Uganda, Rwanda face fuel crisis as Kenya detains trucks

Tankers loaded with fuel parked at Shimanzi, Mombasa. Petroleum dealers fear Kenya is losing business due to high tariffs. FILE PHOTO | NMG

What you need to know:

  • KRA commissioner for Customs and Border Control Kevin Safari said that some oil marketing companies had outstanding transit transactions that the taxman has been seeking to account for.

Uganda, Rwanda and parts of the Democratic Republic of Congo are staring at a possible fuel shortage after Kenyan tax authorities impounded hundreds of trucks that ferry fuel to the landlocked neighbouring countries.
The Kenya Revenue Authority (KRA) impounded the trucks in the past one week, demanding tax arrears dating back to 2015.
More than 200 trucks loaded with export fuel destined for Uganda, Rwanda, Burundi, South Sudan and parts of the DR Congo are grounded at the Eldoret and Kisumu fuel depots after KRA issued letters to transportation companies demanding taxes amounting to $7.2 million (Ksh757.6 million).

The tax demand emanates from KRA’s assertions that the oil marketing and transporting firms have been loading products destined for the export markets but which ended up being sold in the local market, an accusation the transporters have denied.
The Kenyan taxman has refused to clear the affected trucks from leaving Kenya Pipeline Company depots, igniting concerns of supply disruptions across the region.
Who benefits?

The detainment also raises fears that Kenya could further lose its fuel export market as neighbouring countries look for alternatives routes, with Tanzania being the likely main beneficiary.
Kenya published new, reduced local and export tariffs for pipeline fuel transportation that came into effect on February 15, 2020, in a bid to help Kenya recover its export market.

“The transport companies together with oil marketing companies have provided proof to KRA that these trucks exited through Malaba and Busia and the documents provided include KRA exit notes and KRA rotation numbers all issued at the borders but KRA wants to hear none of it,” said a manager at a firm whose 30 trucks have been impounded.
He added that the transporters have also supplied the taxman with documents from respective authorities proving the trucks entered the countries.
“KRA has come up with new demands that we go to the countries where the product was destined and bring evidence that duties were paid there, a mandate that neither falls on KRA or Kenyan business entities,” he added.

The EastAfrican has obtained a copy of a letter addressed to one of the companies in which KRA is demanding more than $11,000 (about Ksh1.1 million) for “taxes on unaccounted for cargo” and the list of trucks impounded.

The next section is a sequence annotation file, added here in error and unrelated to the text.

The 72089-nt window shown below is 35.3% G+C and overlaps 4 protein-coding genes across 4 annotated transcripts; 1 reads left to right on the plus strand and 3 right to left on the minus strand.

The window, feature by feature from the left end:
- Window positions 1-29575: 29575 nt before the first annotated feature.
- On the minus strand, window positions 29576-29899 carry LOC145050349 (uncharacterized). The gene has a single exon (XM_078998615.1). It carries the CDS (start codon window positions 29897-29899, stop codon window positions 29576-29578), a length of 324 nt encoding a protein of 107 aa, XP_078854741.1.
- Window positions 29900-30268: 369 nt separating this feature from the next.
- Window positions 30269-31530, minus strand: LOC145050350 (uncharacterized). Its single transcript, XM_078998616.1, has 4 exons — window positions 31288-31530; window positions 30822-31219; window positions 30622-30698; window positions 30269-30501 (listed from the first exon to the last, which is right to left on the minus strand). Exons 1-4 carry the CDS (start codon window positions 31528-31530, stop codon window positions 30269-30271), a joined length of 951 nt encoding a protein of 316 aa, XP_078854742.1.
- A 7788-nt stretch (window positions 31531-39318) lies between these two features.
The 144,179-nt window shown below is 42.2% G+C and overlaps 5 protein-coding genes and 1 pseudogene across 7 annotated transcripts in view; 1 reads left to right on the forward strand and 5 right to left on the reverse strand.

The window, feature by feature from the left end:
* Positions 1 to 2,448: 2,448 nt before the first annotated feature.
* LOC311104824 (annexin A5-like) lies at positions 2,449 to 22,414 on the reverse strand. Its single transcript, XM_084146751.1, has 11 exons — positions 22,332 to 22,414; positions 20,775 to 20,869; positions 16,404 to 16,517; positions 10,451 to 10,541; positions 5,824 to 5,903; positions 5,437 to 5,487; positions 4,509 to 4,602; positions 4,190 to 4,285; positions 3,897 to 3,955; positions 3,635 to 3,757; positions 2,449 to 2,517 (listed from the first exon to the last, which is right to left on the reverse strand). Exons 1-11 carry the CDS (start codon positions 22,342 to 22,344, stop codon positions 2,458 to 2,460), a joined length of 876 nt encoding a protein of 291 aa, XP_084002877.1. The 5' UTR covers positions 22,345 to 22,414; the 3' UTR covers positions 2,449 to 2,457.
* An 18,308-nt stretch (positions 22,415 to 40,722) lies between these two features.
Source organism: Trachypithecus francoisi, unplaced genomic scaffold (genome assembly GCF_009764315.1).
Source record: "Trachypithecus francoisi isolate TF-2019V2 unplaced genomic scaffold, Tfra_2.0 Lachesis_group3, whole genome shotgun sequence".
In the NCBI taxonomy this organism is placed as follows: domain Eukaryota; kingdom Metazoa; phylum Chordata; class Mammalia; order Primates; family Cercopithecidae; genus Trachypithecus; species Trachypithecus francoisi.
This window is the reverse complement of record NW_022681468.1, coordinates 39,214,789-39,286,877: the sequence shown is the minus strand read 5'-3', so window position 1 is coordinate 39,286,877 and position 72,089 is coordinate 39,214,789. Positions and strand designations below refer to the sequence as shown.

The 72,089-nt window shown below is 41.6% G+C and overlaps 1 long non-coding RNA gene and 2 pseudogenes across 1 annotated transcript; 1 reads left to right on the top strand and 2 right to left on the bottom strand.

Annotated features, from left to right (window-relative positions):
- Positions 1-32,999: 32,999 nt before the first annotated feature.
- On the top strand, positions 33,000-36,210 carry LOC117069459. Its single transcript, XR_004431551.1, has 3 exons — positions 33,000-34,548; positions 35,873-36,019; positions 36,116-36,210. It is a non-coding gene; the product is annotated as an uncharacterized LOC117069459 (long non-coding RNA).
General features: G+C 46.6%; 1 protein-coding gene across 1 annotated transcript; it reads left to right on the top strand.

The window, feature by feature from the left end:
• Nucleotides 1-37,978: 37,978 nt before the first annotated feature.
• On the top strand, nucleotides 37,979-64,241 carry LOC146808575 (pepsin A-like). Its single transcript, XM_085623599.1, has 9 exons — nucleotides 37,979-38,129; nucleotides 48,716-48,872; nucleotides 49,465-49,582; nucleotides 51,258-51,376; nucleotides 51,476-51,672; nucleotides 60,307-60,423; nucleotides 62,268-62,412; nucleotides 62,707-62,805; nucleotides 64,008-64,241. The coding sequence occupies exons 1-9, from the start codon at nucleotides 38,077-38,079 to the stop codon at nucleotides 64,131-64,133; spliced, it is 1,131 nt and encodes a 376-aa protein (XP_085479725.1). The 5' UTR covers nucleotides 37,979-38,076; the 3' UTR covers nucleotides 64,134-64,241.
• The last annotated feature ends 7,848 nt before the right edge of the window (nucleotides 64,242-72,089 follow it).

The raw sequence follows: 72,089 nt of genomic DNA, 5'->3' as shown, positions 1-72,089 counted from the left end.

“You are therefore required to account for the fuel in full or pay the principal taxes and penalty/interest thereon within 14 days from the date of this letter/demand failure to which enforcement measures shall be taken to recover the same without further reference to you,” states the KRA letter.
The letter, dated February 28, 2020, was signed by P. Ng’ang’a on behalf of the Commissioner of Customs and Border Control.

The EastAfrican has also established that KRA has sent letter to banks demanding they facilitate payment of the taxes from the accounts of the affected transporters by liquidating their security bonds.
Oil marketing companies that export petroleum products are required to obtain a bank cash bond that acts as a guarantor that the products will exit Kenya.
Marketers maintain three-year bonds with banks, with the bond management system interlinked with KRA. This means that oil marketers should always have cash in the bank to make a transit entry.

When contacted, KRA commissioner for Customs and Border Control Kevin Safari said that some oil marketing companies had outstanding transit transactions that the taxman has been seeking to account for.
Simba system monitoring
He added that although KRA has started to allow trucks to leave the depots and transport products to neighbouring countries, the authority is determined to recover all the outstanding taxes.

“Where taxes remain outstanding we will recover from the guarantors to the transit security bonds, that is insurance companies and banks,” he said.
For exports, taxes are paid when the products are still in Kenya with KRA’s Simba system monitoring movement of the products that can only exit Kenya when issued with a certificate of export and a rotation number indicating a KRA officer physically witnessed the truck cross the border.


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